“We had gone through and exhausted all that we could go through,” Baker said. “We blogged and told everything that was going on in her life.”

‘Everything’ included chemotherapy, trial drug studies, radiation and IV therapy.

Through it all, Baker said, his wife always had joy in her life.

“She was an incredible prayer warrior,” he said.

She lost her battle a little over four years later, but Baker continues to speak out for others.

“You don’t know much power you have until you Relay,” Baker said.

Participants in the local event establish teams, and they raise funds from the kickoff date until day of the Relay.

“We usually have 20 to 30 teams each year,” Hall said. “This year, our goal is 30 teams to raise $85,000.”

Vanessa Farrow is a team development leader, which means she helps recruit new teams and members.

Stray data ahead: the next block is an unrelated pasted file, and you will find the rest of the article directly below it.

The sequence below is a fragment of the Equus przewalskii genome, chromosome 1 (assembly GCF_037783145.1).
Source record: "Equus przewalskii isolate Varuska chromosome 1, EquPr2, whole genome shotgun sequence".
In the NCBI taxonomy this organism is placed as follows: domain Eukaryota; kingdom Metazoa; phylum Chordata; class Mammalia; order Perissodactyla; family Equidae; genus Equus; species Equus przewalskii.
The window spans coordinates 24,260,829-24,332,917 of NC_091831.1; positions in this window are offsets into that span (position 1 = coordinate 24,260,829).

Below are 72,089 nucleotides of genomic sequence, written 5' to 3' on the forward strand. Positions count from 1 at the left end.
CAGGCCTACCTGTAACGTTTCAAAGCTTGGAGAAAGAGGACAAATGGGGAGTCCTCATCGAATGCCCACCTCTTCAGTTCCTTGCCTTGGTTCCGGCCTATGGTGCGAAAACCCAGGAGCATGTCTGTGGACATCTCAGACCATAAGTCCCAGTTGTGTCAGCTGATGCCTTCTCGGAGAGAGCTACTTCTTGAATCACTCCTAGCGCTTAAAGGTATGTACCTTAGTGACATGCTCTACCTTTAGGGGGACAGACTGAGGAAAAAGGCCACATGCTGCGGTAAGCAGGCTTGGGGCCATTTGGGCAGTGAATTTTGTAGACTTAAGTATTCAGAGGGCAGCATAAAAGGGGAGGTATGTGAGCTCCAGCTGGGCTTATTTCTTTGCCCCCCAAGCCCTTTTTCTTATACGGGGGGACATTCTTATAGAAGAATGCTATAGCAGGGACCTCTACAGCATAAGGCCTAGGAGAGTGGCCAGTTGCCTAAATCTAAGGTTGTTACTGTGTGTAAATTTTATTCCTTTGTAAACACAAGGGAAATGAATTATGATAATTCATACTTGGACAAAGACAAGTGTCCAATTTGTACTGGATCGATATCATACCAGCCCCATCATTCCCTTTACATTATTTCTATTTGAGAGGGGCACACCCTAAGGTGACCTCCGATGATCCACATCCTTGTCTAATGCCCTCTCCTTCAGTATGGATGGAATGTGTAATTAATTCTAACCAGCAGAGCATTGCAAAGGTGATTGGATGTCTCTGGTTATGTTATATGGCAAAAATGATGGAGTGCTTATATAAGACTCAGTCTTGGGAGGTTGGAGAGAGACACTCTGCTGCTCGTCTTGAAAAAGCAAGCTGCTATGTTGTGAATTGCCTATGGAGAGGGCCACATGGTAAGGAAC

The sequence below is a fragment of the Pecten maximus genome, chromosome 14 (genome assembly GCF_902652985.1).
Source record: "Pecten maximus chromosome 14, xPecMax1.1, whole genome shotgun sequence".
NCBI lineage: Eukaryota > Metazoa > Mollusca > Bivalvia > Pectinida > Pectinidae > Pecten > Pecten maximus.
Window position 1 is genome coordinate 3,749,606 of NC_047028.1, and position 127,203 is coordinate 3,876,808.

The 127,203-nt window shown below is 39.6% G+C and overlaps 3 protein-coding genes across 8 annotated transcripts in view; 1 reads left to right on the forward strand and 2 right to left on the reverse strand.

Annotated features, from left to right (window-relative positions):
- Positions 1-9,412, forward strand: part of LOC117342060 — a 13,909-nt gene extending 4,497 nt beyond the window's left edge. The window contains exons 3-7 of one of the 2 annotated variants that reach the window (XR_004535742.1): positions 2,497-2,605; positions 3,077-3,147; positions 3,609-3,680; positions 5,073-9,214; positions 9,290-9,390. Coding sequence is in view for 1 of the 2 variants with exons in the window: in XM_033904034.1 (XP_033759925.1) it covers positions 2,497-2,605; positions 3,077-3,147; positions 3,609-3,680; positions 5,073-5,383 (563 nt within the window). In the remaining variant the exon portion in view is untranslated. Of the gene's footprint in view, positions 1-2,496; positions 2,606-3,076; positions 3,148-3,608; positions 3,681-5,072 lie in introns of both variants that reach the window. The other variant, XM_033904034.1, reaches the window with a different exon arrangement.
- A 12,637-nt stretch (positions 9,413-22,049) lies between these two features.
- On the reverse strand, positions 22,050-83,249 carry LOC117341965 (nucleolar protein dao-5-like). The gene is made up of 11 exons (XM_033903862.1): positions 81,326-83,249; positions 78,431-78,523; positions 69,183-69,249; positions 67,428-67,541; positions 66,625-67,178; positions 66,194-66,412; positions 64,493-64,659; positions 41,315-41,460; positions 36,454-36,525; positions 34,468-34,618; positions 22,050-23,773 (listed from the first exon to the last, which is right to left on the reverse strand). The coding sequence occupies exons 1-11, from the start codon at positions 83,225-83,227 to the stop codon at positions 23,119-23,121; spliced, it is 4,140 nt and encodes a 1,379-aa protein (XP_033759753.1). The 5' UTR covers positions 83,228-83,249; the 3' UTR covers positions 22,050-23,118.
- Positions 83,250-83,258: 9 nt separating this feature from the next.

“We also hold team captain meetings to update them on things like how much money we’ve raised, fundraising ideas and upcoming events,” Farrow sad.

The meetings also inform the teams on why they are participating and help keep them inspired.

“We work like a support group,” Farrow said. “We let survivors know they’re not forgotten. We want to end cancer.”

Fundraising for the Cherokee County campaign starts right away.

“We’re forming teams now, and would like them to get to work raising money,” Stowers said. “We want them to raise funds before the Relay actually begins.”

According to Stowers, the goal of each team is to have at least one cancer survivor walk during the 12-hour relay, at least the first lap during the opening ceremony.

“Sometimes they are pushed in wheelchairs,” she said. “For the second lap, their caregivers will join them.”

Melanie Bolding, relay survivor chairwoman, said caregivers are also the focus of this year’s program.

In addition to the walk, the Cherokee County Relay For Life features speakers, music, and games; teams will sponsor different activities at their campsites, Stowers said. A meal is provided for team members, all cancer survivors and their caregivers.

The local Relay will host a Luminaria Ceremony about 10 p.m.

 

To see the complete version of this article, subscribe to the Daily Press e-edition by following the link below.

Click here to get the entire Tahlequah Daily Press delivered every day to your home or office.